“…a little slow, a little late.”

Note: These posts are not meant to be plot summaries, but commentaries (for a more in-depth description of what we’re aiming at, go here: The Wire). While we will make every effort to avoid including spoilers about later episodes, do not read this post unless you have watched the episode we are discussing.

As the lead-in quote hints, episode 5 of The Wire’s first season is about inadequacy and consequence. This theme feels almost like further exploration of the previous episode’s focus on the different worlds we occupy in that the many different worlds of The Wire contain dramatically different ways of failing and dramatically different consequences as well.

The most obvious example comes up in the conversation that gives us the quote.

Avon is at the hospital visiting his brother and has dragged a reluctant D’Angelo along with him. Entering the hospital room, he tells D’Angelo how important family is, and for a second we get the impression that this is to be the lesson of the visit. It quickly becomes clear, though, that Avon has an entirely different point to make.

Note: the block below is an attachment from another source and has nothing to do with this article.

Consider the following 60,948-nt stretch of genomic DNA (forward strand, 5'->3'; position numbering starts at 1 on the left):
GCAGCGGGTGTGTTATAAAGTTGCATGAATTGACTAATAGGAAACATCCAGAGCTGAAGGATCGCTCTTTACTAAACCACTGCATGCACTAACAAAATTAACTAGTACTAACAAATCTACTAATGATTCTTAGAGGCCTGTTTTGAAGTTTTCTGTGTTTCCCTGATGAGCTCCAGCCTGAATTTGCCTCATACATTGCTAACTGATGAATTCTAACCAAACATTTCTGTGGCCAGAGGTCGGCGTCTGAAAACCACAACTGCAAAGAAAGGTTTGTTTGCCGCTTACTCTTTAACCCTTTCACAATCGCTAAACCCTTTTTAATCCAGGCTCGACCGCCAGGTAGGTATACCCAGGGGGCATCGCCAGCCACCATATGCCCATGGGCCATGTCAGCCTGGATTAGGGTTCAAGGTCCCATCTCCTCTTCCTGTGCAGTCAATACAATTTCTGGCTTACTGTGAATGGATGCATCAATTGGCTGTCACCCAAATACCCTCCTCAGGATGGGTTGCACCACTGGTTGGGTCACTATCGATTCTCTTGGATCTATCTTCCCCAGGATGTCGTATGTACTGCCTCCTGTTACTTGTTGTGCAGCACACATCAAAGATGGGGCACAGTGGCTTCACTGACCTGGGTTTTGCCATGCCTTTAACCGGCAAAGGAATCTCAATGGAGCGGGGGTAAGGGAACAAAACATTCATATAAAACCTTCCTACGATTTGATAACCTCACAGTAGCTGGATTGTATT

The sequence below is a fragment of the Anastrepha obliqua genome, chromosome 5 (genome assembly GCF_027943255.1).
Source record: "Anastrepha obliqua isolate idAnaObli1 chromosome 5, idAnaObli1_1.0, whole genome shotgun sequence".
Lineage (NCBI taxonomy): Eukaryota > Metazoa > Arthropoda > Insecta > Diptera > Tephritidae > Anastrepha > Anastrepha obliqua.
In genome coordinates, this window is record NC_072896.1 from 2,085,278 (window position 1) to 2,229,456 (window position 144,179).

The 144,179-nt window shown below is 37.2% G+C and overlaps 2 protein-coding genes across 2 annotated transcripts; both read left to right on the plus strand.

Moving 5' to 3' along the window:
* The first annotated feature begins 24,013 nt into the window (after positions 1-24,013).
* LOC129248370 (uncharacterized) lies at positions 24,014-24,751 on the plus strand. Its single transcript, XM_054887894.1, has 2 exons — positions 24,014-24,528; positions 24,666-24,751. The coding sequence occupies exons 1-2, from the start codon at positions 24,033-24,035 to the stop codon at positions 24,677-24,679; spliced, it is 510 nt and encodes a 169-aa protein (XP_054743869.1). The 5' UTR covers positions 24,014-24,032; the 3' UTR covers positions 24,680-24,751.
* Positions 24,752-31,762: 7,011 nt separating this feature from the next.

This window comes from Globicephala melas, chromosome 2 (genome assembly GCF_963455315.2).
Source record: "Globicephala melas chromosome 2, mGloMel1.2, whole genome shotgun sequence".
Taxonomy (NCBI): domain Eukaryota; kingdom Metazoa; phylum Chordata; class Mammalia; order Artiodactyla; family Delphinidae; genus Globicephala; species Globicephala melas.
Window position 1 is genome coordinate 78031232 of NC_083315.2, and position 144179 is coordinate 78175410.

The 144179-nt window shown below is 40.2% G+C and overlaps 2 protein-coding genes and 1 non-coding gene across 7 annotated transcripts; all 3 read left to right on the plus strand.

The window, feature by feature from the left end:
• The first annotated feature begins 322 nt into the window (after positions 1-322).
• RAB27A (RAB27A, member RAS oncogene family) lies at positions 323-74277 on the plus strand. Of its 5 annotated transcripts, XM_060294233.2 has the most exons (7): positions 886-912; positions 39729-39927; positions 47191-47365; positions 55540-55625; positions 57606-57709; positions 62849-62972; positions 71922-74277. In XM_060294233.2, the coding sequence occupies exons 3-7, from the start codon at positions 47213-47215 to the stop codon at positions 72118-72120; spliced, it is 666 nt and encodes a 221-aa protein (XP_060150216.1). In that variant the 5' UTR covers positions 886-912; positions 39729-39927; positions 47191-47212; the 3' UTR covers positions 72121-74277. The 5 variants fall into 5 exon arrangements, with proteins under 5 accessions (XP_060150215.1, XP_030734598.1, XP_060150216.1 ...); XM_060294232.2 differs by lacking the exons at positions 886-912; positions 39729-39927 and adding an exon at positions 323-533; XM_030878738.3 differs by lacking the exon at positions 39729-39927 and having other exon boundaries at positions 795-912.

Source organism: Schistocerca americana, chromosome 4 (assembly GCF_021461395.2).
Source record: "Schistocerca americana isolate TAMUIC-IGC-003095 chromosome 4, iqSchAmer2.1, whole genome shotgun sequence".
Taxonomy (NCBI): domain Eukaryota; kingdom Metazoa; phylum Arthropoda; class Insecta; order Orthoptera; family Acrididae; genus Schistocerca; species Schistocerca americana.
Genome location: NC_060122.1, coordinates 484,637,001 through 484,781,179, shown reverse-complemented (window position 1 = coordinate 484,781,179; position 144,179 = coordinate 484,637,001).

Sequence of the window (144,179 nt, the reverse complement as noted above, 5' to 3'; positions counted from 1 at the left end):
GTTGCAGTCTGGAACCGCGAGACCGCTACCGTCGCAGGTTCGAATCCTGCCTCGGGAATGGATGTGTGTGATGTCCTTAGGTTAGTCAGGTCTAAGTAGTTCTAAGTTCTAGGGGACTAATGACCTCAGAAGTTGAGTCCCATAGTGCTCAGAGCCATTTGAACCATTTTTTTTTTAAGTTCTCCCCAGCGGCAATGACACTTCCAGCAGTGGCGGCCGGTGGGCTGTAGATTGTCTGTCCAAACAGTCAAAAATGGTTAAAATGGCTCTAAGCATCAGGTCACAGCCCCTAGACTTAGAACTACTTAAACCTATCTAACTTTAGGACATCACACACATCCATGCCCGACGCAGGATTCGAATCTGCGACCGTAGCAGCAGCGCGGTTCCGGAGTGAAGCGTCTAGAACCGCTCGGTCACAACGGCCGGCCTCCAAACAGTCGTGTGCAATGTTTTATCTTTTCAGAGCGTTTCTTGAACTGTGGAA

With D’Angelo’s other uncle lying in a coma before them, Avon asks: “Does he scare you?” And just as we think that perhaps he is going to reprimand D’Angelo for being afraid of his own uncle, his own blood, Avon admits that he is also scared of the man laying motionless on the bed. It is in his explanation of this fear that we finally get a deeper understanding of his character.